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Gucci climbs handbag costs to control coronavirus hit

  • 27th Jun 2020
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Gucci climbs handbag costs to control coronavirus hit

Gucci has raised the cost of handbags by up to 9%, joining rivals Louis Vuitton and Chanel in a wager that their brands will still lure the well off, as top luxury brands attempt to shake off the effect of the COVID-19 pandemic.

The luxury industry, which assumes a huge role in the economies of Italy and France, has been hard-hit by the virus-imposed shutdown that constrained the functioning of stores over the globe and could confront long periods of vulnerability the people’s incomes are probably going to fall.

Jefferies luxury goods analyst Flavio Cereda analyzed the costs in different nations of two Gucci handbags; the $2,290 Dionysus and the $2,980 Zumi, and they noticed that in the months of May and June their prices have increased between 5% and 9%. This phenomenon was notices in the luxury markets of Italy, Britain, and China.

Analyst Cereda said in a report the value change would limit the hole between handbag costs in Europe, which are lower than in significant luxury markets, for example, China, where customers have queued at stores as they rose up out of lockdown.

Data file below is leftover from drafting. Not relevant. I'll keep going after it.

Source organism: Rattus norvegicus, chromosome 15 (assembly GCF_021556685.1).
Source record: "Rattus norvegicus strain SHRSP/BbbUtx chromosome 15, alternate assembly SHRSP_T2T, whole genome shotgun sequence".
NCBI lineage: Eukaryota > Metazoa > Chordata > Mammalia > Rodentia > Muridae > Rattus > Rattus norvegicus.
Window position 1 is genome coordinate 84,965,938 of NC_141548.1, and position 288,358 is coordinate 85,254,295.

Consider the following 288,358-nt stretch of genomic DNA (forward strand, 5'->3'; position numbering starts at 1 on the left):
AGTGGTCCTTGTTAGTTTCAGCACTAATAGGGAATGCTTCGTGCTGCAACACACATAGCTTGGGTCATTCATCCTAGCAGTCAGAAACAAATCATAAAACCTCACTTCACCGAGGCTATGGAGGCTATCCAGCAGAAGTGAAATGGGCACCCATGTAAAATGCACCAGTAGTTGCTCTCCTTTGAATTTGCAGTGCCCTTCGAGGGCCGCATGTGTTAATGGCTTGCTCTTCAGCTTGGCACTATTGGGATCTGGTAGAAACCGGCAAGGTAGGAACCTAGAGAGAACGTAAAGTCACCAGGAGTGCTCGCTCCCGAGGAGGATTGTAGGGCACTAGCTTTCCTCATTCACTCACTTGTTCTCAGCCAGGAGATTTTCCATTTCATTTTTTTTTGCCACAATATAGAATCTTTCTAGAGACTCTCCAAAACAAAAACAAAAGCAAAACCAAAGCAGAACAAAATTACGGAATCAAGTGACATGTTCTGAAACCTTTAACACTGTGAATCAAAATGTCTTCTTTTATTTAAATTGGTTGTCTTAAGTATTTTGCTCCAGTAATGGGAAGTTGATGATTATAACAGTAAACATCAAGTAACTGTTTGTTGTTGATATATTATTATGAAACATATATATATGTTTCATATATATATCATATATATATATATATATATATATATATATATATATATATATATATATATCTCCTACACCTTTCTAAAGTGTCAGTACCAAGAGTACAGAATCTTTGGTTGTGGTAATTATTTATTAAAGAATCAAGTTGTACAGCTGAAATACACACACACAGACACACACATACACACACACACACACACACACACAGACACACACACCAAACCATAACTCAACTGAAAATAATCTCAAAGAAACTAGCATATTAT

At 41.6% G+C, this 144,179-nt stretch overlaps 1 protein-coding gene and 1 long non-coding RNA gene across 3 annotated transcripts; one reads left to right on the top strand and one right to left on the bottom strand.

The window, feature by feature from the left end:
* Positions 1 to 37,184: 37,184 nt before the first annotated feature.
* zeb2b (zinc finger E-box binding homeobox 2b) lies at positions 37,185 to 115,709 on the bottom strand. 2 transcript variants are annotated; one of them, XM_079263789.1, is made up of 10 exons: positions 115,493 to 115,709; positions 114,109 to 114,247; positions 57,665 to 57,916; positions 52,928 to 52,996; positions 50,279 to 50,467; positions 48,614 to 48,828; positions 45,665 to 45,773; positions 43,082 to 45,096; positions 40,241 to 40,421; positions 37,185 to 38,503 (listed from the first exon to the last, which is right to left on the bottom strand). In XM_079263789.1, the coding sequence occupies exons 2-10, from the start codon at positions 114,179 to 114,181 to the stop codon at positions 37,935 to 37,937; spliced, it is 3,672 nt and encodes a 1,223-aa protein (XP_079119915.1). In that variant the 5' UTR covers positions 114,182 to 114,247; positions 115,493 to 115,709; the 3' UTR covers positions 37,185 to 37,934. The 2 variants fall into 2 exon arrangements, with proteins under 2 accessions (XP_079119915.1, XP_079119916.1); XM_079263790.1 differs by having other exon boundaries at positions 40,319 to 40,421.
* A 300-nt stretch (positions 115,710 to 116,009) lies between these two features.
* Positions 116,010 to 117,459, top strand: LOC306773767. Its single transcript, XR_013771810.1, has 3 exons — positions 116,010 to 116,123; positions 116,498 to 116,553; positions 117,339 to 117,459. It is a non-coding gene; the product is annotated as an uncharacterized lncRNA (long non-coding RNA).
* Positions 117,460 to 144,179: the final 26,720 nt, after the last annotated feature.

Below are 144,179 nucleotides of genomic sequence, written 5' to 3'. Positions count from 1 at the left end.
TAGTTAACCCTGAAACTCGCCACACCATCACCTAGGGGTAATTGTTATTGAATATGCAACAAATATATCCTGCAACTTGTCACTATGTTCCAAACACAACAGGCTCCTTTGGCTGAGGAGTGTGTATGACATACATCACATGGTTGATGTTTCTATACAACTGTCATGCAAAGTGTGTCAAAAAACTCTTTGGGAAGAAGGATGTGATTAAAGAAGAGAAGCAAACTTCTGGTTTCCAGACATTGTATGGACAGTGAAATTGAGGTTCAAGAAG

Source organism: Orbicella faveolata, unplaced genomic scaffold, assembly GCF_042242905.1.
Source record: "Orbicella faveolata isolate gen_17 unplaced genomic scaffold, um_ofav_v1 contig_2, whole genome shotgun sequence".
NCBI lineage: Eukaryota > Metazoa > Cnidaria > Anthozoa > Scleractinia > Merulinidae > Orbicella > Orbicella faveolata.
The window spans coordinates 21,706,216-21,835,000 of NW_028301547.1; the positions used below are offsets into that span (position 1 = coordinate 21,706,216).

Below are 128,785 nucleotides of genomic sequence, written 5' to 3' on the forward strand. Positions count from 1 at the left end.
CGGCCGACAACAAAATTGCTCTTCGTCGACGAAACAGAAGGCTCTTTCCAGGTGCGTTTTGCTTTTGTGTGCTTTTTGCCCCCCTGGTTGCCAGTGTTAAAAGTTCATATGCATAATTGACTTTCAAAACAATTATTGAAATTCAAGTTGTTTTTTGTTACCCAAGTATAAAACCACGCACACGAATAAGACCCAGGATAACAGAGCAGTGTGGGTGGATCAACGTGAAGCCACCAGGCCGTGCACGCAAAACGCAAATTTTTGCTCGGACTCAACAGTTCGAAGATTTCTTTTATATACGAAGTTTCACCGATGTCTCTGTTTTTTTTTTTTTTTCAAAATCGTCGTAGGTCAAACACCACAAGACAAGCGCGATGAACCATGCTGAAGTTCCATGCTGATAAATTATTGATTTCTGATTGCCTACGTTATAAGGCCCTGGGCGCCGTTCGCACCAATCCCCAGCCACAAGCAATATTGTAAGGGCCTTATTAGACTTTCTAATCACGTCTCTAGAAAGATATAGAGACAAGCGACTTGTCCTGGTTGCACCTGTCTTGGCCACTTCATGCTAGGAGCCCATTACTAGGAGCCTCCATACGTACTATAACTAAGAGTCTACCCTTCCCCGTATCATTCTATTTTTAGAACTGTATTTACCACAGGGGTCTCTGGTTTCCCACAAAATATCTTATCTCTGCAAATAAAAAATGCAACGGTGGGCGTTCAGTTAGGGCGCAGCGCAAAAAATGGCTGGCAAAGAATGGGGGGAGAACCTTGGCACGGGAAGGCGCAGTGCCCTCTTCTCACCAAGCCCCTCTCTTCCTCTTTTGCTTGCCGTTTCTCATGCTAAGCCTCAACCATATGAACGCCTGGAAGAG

All things considered, the cost in euros of the Dionysus in China was 28% higher than in Italy even after the significant amount of increase in price. The gap remained at 23% for the Zumi, as per Flavio Cereda’s report.

Cereda said, “We are unsurprised that Gucci, another brand with strong brand heat, is following suit with opportunistic price increases in an attempt to mitigate revenue contraction”. Cereda suggested the customers in May to keep their purchasing decision on “hold” for the time being.

Chanel said in May that they are planning to increase prices of their handbags and other leather accessories globally due to the impact of the increasing raw material costs because of the crisis-imposed disruption in global supply chain.

The impact of the COVID-19 pandemic on global logistics & supply chains is “a major disruption, along the lines of having an earthquake or a tsunami,” said Morris Cohen, Wharton professor of operations, information, and decisions. Cohen added, “This is an unprecedented type of disruption. I don’t think we’ve ever seen anything quite like this.”

The uncertainties lying ahead is swinging between extremes. “As the shortages worsen before they get resolved, prices of many products could go up for consumers even if laws exist against price-gouging”, said Morris Cohen.

Even LVMH Maison, Louis Vuitton is set to rise its product prices globally.


A luxury enthusiast who is presently pursuing Masters in Global Luxury Goods and Services Management from MIP Politecnico Di Milano and SP Jain School of Global Management. Shaurjyadeep is deeply influenced by the way Europeans perceive luxury. He is a  proud alumnus of Don Bosco School who hai... read more


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